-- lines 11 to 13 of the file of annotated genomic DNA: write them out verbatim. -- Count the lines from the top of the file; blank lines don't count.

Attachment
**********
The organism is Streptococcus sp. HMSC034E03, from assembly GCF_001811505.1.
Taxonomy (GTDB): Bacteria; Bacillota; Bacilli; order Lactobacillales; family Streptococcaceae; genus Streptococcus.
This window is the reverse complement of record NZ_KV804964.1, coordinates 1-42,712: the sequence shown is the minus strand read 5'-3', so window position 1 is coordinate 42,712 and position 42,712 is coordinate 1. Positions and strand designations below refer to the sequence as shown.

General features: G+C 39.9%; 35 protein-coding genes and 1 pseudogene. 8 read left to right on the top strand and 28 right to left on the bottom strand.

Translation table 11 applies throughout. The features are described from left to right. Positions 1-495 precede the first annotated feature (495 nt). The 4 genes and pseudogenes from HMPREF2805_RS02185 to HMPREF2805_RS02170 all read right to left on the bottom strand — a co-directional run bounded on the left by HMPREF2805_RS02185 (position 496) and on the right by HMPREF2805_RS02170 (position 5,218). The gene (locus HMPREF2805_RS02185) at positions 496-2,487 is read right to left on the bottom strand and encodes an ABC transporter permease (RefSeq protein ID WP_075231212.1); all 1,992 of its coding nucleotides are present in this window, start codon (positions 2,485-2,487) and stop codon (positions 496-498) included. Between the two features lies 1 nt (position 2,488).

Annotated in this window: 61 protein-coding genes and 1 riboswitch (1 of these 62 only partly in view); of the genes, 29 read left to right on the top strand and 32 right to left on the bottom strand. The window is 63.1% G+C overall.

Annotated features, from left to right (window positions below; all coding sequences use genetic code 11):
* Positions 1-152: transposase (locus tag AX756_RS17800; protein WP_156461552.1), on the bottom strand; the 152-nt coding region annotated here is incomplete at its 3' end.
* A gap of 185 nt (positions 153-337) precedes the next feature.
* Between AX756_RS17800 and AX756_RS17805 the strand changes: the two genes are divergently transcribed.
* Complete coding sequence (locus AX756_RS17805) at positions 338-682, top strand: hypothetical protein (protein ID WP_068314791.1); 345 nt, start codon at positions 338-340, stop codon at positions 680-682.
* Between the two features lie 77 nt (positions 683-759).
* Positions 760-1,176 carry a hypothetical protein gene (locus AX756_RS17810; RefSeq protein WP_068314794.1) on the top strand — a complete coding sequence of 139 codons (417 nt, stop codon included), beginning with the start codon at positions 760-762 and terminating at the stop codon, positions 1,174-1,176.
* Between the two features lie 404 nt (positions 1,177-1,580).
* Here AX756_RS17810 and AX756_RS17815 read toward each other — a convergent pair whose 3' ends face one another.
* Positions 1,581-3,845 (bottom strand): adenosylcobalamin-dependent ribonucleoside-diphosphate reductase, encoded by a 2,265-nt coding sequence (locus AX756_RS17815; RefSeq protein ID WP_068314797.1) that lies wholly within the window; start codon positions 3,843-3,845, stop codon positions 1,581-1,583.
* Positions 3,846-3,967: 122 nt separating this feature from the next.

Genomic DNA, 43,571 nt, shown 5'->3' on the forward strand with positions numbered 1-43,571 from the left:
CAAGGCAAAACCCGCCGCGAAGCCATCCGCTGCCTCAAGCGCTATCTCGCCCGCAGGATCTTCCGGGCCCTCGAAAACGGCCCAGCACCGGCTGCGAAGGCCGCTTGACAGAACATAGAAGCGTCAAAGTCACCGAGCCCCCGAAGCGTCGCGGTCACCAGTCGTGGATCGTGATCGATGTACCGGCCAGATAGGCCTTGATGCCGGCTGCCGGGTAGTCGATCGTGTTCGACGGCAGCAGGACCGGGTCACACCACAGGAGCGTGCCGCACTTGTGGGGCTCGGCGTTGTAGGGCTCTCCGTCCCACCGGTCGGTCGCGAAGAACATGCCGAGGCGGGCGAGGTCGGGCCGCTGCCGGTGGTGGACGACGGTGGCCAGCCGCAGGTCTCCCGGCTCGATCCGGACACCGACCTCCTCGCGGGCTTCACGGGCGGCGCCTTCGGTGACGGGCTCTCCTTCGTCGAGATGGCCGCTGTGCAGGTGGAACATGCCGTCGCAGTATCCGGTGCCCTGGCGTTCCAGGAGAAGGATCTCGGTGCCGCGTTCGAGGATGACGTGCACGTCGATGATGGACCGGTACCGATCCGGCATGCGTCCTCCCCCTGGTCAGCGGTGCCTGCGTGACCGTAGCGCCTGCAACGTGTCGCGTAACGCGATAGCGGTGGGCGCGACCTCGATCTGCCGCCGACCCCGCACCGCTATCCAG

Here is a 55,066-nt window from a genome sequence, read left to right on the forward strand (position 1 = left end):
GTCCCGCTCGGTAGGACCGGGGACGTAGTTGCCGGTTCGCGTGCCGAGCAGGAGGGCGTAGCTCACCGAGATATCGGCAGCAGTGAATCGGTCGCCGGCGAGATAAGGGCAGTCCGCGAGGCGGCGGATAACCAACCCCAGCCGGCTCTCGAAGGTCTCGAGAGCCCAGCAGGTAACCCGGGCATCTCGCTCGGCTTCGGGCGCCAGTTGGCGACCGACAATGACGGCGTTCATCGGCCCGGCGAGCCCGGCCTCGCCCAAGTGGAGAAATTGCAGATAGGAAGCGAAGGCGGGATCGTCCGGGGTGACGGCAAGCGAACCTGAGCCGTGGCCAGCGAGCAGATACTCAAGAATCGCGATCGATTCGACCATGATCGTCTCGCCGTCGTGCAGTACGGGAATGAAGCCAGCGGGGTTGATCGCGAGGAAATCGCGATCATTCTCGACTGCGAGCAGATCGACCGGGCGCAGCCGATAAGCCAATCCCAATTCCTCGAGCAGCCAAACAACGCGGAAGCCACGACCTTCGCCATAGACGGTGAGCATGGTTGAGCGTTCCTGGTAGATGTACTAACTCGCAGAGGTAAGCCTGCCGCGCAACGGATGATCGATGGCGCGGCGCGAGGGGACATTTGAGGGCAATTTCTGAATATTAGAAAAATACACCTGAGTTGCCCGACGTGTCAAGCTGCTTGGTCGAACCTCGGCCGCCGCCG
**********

* Complete coding sequence (locus AX756_RS17805) at positions 338-682, top strand: hypothetical protein (protein ID WP_068314791.1); 345 nt, start codon at positions 338-340, stop codon at positions 680-682.
* Between the two features lie 77 nt (positions 683-759).
* Positions 760-1,176 carry a hypothetical protein gene (locus AX756_RS17810; RefSeq protein WP_068314794.1) on the top strand — a complete coding sequence of 139 codons (417 nt, stop codon included), beginning with the start codon at positions 760-762 and terminating at the stop codon, positions 1,174-1,176.